A proposed 2013 Whitehall Township budget with no tax increase was unveiled by Mayor Edward Hozza in a news conference at noon Friday.
If the $19.6 million budget is approved by the township’s commissioners in December, it will be the first time since 2010 that Whitehall’s nearly 27,000 residents are spared a tax increase.
In addition to real estate taxes not increasing, Hozza announced there will be no increase in the earned income tax rate, garbage fees or any other fees.
“It’s very good news but it’s still a frugal plan,” said the mayor. “There’s no fat in it: lean and mean.”
The mayor is required by the township’s home rule charter to announce a proposed budget to residents by Oct. 15. He said copies of the budget were being delivered to the seven township commissioners at the same time he was holding the news conference.
On Friday afternoon, Linda Snyder, president of the commissioners, had not yet had time to review the budget. But she said she is happy to know it contains no tax increase and hopes township residents also will be happy with the proposed budget.
Snyder encouraged anyone with questions or concern about the budget “to make their opinion known to us.”
The township had no tax increases in 2009 or ’10, but property taxes did increase 16 percent in 2011 and 11 percent in 2012, said Jack Meyers, Whitehall’s deputy mayor.
Meyers said taxes had to go up because the township was spending $1 million to $2 million more than it was bringing in during those years.
Hozza said 2012’s tax increase gave Whitehall “the breathing room we’ve not had for the last couple of years.”
Expenditures in the proposed 2013 budget will be nearly four percent higher than this year’s $18.9 million budget. Meyers said the township will have enough capital to meet those expenses “even though they are increasing.” He said revenues in the 2013 budget “are as close to our expenditures as they’ve ever been in probably the last 10 years.”
The mayor said in the last five years, since the start of the Great Recession, the township had to make tough decisions on revenues, employment levels, capital improvement obligations “and every facet of our day-to-day operations.”
For example, Hozza said Whitehall used to buy a fire truck every year. “We haven’t bought a fire truck in four years.” He said it also purchased two or three police cars every year, but it has purchased only one in the last three or four years. The proposed 2013 budget has $64,000 for two replacement police cars and $433, 847 for fire equipment needs.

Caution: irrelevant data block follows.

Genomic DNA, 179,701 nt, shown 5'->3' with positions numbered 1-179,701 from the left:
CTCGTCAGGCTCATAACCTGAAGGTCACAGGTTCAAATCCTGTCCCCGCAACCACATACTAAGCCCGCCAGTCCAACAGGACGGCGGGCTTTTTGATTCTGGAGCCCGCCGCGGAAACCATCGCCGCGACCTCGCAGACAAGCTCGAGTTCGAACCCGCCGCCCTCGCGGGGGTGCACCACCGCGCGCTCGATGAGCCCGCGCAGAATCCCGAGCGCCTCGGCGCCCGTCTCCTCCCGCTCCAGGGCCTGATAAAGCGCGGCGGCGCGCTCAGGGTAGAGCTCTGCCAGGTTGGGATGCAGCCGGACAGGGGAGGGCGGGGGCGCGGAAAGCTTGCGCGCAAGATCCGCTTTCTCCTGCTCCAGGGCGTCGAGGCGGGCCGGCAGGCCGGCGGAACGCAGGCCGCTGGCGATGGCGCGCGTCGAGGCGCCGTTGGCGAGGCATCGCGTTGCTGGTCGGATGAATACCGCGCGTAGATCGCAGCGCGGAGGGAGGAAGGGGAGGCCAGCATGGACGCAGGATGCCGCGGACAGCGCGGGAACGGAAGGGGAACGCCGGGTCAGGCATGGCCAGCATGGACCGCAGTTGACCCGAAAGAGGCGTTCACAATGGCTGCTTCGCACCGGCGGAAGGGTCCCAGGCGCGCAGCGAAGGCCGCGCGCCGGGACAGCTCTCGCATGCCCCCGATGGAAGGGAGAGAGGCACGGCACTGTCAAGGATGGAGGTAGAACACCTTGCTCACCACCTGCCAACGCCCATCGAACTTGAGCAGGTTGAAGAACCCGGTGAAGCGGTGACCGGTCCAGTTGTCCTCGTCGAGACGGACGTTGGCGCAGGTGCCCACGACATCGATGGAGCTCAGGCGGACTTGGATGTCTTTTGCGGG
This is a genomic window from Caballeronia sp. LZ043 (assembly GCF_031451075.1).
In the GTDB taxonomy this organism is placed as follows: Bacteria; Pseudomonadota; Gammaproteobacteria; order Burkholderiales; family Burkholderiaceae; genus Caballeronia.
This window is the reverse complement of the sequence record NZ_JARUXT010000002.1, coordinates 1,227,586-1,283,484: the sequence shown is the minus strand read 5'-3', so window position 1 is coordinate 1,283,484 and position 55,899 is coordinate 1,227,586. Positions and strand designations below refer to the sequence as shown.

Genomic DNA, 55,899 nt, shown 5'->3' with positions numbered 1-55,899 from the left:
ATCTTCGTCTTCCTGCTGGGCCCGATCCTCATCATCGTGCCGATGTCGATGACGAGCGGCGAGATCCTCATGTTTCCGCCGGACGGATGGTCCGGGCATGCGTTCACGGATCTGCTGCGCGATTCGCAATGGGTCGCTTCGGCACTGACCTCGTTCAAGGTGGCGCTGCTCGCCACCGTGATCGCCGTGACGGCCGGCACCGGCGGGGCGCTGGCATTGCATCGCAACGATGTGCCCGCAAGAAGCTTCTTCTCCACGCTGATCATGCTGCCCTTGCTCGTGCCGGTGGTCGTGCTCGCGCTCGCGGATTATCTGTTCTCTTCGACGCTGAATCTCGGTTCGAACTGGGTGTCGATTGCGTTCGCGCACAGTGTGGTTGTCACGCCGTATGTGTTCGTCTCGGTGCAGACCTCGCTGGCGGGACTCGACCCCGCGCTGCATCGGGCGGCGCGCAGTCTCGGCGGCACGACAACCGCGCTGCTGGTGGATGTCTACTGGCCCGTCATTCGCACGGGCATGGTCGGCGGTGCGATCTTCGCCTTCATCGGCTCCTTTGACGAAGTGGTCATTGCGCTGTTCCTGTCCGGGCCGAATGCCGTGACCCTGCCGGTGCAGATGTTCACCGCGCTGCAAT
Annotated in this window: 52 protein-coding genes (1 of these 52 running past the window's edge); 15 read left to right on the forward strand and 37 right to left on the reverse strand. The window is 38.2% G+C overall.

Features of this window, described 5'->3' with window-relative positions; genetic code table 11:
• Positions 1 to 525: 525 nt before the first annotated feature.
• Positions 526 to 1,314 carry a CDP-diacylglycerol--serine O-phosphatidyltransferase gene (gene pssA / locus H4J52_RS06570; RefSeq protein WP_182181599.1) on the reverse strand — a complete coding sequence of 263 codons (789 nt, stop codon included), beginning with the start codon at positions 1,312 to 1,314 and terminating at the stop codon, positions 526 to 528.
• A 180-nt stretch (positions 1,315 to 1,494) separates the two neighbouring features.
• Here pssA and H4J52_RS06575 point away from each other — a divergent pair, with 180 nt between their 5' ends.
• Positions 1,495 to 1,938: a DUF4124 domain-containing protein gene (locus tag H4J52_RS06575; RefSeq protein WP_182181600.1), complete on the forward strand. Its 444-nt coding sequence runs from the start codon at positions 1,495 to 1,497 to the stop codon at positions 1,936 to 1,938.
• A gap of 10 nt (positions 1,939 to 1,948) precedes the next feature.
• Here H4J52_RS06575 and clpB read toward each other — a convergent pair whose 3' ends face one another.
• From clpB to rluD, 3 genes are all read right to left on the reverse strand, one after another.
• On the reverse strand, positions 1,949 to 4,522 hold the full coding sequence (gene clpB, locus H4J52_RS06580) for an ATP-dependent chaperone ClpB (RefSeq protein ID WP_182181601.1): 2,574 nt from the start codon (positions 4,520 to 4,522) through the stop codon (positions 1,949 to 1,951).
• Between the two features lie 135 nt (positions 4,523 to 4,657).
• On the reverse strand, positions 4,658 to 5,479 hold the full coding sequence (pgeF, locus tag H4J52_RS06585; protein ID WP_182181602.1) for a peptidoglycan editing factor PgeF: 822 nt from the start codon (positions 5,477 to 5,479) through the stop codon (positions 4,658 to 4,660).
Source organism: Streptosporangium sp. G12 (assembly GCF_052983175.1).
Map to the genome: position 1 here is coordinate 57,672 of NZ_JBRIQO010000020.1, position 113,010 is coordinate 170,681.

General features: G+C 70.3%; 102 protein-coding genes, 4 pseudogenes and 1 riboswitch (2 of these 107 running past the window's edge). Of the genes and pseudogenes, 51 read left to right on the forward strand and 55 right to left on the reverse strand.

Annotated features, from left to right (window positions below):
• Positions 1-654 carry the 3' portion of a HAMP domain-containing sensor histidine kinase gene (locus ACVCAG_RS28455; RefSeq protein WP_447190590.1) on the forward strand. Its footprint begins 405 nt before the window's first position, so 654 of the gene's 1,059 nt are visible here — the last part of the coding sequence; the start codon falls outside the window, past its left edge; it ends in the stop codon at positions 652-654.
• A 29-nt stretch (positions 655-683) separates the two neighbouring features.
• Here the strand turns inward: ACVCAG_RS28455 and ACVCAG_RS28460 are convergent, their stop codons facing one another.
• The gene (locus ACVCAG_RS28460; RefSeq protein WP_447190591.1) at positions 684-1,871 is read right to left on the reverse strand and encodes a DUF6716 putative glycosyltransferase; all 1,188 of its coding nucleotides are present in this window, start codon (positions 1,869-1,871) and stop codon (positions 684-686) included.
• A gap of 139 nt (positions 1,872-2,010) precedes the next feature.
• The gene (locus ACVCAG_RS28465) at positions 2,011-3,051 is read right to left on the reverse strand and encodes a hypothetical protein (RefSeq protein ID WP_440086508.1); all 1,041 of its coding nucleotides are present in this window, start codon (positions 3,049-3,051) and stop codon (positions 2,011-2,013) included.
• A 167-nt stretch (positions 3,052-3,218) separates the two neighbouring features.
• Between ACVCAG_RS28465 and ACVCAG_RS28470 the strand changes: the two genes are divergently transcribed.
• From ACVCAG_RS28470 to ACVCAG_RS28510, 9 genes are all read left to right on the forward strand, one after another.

Hozza also said before the recession the township repaved eight to10 streets every year, but reduced that to five a year after the recession began. He said that was because the price of oil went through the roof and asphalt is made from oil. He said other municipalities have reduced or eliminated street reconstruction programs, but Whitehall plans projects on eight streets in 2013.
The mayor said a hiring freeze has been in place in Whitehall for four years and will continue in 2013. The number of full-time township employees will remain at 114. He said five years ago the township had 128. Meyers said that reduction was done through attrition, not lay-offs.
Hozza also said a salary freeze was imposed on all non-uniformed township employees in 2012, “including myself.” He said that salary freeze will end in 2013.
Hozza said preparing previous annual budgets was made more difficult by the number of commercial real estate tax appeals the township has faced in the last 12 years. But after Lehigh County’s reassessment begins Jan. 1, the township envisions more stability in commercial real estate valuations in the next five years. “The days of yearly property assessment appeals to the detriment of our tax base should be over,” said the mayor.
He and Meyers explained the last county reassessment was done in 1991. After the recession hit, large property owners -- including stores, shopping centers and apartment complexes -- successfully appealed for multi-million dollar decreases in their property values, sometimes more than once. Those appeals resulted in lost tax revenues for the township.
Hozza said he doesn’t know how Whitehall’s commissioners will react to the proposed budget, but does know they share the administration’s commitment to the township’s long-term financial health.
The budget will be up for a final approval vote at commissioners’ Dec. 10 meeting. Between now and then, Snyder said commissioners will go over it “line by line.”
She said residents who have questions or concerns about the proposed budget have several opportunities to bring them to commissioners.
Commissioners will meet with different township department heads to review the budget at 6:30 p.m. Oct. 30 and 31 and Nov. 1. Snyder stressed those meetings are open to the public.
The budget also probably will be discussed at commissioners’ 7 p.m. Nov. 5 workshop meeting, Nov. 12 regular meeting and Dec. 3 workshop meeting – all before the Dec. 10 final vote. Snyder stressed all those meetings also are open to the public.
The proposed budget soon will be posted on the township’s Web site and also can be reviewed in the municipal building.